Update on Project Activities:
This week our team got to know each other and meet out community partner, Janice Li, a member of the San Francisco Bicycle Coalition. After meeting with Janice Li on Wednesday, the group established that we are going to make a trip to San Francisco on February 3rd. On this trip we are planning to take the Caltrain and bring our bikes to be able to understand the biking situation in San Francisco. We are still working out what we will be doing in the city, but to maximize our time we will be meeting with SFMTA city planners, visiting the SFBC office, doing bike ride around the city, and possibly meeting other organizations within the community. After interacting with Janice the five of us decided that we will meet on Fridays to work together on the project. In addition, we split up the work into researching several different aspects Janice listed for us to do research on from LTS methodology to mapping out a possible bikeability metric for San Francisco’s street network. Our group brings a variety of unique talents to the table as we are in a variety of different grades, have different major interests, and different strengths.
What We Learned and Observed:
This week Janice informed us about what the San Francisco Bicycle Coalition is all about. This information ranged from her telling us about how many members there are (from the board to the staff and the community partners) more specifically she explained what she does for the non-profit organization. Janice Li is an advocacy director and focuses on grassroots leadership and the issue of affordable housing within community development. She mentioned that this organization was founded in 1971 and began with a small group of neighborhood bikers. Today, it is now one of the strongest bicycle advocacy organizations in the country. Although we were just assigned this project, our group is learning a lot about what defines sustainable biking situations ad how we can make biking a leading mode of transportation in all cities, but specifically San Francisco. Janice gave us several pieces of information to read up on including; The Official San Francisco Bike Guide 2nd Edition, SFBC Bicycle Rules of the Road, and a 2017 winter issue of SFBC Tube Times. From this information that was provided we learned the proper rules of riding a bicycle, the key to having a helmet and other necessary biking accessories, and other interesting topics such as what is coming soon to parts of San Francisco and how to bike with your dog. What we found interesting was that you do not have to be a expert biker to bike the streets of San Francisco and that they are trying to convey that biking can be for everyone and their different life styles. To promote this we learned that the SFBC puts on events where they close down a street and teach little kids how to bike, show parents that they can bike with multiple kids on their bike, learn the safety of biking, and more!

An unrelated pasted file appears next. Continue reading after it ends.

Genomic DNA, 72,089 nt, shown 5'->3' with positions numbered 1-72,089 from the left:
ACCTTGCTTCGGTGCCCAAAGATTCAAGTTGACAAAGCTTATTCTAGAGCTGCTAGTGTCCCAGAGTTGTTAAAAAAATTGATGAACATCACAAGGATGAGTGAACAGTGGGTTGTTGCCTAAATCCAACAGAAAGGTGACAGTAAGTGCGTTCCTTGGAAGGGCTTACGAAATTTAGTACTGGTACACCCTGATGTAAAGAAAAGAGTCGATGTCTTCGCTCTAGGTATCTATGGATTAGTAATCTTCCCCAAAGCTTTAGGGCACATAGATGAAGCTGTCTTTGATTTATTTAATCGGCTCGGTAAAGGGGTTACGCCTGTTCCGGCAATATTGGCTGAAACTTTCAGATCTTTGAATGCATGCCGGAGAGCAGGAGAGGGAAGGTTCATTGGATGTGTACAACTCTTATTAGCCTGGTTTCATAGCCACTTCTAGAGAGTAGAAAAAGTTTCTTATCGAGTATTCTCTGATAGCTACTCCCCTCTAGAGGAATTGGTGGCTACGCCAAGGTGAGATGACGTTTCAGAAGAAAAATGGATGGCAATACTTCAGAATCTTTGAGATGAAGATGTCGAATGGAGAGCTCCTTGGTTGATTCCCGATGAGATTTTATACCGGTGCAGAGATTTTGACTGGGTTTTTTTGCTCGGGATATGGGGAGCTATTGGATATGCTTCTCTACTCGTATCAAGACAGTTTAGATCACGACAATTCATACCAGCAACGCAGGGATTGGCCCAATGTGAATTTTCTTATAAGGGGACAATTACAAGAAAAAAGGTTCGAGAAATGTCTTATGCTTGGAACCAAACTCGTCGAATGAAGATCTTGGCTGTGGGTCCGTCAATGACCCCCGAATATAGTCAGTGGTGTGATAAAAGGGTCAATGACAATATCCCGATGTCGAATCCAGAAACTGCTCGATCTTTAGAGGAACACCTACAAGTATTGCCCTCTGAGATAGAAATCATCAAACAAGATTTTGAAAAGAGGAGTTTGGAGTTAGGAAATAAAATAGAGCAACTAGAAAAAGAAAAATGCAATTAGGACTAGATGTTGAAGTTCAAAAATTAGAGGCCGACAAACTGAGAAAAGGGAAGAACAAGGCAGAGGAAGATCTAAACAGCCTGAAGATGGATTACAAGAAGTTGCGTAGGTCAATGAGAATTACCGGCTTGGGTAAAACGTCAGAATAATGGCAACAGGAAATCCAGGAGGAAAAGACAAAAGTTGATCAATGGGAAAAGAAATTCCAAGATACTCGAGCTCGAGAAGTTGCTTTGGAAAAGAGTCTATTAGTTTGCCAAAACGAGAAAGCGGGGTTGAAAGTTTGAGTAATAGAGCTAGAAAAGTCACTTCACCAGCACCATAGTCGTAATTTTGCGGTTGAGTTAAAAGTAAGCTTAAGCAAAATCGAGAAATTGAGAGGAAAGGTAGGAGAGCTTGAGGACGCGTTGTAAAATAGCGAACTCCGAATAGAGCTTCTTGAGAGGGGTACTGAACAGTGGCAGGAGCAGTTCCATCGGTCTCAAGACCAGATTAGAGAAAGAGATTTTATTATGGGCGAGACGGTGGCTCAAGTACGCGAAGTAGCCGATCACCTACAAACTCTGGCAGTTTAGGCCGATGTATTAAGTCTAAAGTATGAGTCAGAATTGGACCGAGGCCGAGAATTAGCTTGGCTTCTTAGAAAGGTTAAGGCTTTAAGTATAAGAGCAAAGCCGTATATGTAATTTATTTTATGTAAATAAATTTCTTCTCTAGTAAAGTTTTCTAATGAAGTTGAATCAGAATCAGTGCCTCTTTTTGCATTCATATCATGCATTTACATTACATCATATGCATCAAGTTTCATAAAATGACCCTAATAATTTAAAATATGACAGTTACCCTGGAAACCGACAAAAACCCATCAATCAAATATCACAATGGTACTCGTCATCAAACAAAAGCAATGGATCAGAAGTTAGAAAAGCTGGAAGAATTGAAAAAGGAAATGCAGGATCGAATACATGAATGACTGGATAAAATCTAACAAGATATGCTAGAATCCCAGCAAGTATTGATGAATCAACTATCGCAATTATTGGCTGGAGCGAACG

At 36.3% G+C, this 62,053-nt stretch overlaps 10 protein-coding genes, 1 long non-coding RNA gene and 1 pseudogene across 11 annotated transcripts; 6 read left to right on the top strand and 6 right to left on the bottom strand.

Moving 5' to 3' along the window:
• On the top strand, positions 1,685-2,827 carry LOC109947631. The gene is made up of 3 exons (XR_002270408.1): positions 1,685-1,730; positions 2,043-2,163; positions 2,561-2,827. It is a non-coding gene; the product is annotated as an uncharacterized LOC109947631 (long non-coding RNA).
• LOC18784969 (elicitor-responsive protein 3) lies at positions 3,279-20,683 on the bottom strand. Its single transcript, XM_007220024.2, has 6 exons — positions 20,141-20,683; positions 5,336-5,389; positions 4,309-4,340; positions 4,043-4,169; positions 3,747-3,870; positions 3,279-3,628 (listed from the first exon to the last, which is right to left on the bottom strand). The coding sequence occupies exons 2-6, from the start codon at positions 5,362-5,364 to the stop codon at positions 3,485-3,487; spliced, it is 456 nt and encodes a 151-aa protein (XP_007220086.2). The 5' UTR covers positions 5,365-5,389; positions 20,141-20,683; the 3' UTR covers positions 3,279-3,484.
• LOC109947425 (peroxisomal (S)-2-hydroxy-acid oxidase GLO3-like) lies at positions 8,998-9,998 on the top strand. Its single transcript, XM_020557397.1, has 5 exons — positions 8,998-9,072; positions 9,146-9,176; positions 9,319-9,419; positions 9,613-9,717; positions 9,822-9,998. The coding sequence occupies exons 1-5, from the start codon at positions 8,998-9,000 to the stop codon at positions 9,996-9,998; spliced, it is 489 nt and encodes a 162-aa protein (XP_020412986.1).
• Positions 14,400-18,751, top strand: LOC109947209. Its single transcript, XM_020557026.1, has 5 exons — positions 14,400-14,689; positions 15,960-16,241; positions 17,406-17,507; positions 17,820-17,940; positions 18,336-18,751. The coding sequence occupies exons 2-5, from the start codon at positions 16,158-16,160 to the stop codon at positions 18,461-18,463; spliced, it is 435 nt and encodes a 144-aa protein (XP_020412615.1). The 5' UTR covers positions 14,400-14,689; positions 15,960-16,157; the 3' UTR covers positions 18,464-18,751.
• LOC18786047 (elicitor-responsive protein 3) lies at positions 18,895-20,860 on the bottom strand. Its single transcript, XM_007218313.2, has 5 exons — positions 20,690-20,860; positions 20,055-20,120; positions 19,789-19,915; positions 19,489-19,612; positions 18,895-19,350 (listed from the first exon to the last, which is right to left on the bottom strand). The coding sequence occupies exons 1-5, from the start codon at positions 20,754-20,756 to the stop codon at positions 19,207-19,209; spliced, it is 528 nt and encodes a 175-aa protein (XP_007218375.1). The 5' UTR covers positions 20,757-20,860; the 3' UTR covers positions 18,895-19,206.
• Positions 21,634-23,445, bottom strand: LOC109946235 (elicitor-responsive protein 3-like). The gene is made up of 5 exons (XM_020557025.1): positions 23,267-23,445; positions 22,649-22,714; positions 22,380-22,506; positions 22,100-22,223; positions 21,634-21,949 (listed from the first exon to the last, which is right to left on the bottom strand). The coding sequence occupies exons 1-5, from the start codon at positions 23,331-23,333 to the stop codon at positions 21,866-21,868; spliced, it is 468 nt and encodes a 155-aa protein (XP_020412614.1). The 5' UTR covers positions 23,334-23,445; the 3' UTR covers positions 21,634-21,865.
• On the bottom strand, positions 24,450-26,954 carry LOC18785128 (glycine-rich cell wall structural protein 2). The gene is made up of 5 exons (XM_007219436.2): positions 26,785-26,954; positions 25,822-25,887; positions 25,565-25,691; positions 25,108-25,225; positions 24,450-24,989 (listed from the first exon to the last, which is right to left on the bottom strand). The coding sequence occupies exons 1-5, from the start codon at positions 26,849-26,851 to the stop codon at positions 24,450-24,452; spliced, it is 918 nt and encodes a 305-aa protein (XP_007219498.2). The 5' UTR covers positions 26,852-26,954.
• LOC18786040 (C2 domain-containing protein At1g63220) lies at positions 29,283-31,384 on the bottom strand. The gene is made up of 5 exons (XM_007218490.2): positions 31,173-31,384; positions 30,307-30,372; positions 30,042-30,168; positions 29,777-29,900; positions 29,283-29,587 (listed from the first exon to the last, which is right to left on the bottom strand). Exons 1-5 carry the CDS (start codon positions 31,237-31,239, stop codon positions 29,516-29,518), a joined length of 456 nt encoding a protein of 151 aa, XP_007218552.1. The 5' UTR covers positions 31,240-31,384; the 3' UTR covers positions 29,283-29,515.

Critical Analysis and Moving Forward:
Our group could not be more excited about the project we have been given. We are looking forward to our trip into the city to meet the rest of Janice’s staff as well as SFMTA city planners and possible other community base organizations that SFBC works with. This week we are focusing our time on analyzing the information that we have been given and learning about how other cities around the world have constructed successful or possibly unsuccessful bike lanes. After learning about this we are going to study San Francisco’s LTS (levels of traffic stress) and compare it to other cities around the world to identify if San Francisco is getting its optimal usage out of its bicycle system or if other cities are doing things that San Francisco can incorporate into their methodology to improve it for those biking in the city. Furthermore, we are going to learn how to create a map of our findings to demonstrate the possibilities to improve on the bicycle methodology to potentially convince those in the city to use biking as their main transportation. Overall, our end goal is to identify the efficacy of LTS and see if other metrics that have been developed compare to the one implemented in San Francisco. Hopefully by the end of this project we can recommend other options to improve on the San Francisco LTS.
Attached below is a current map of the San Francisco Biking network: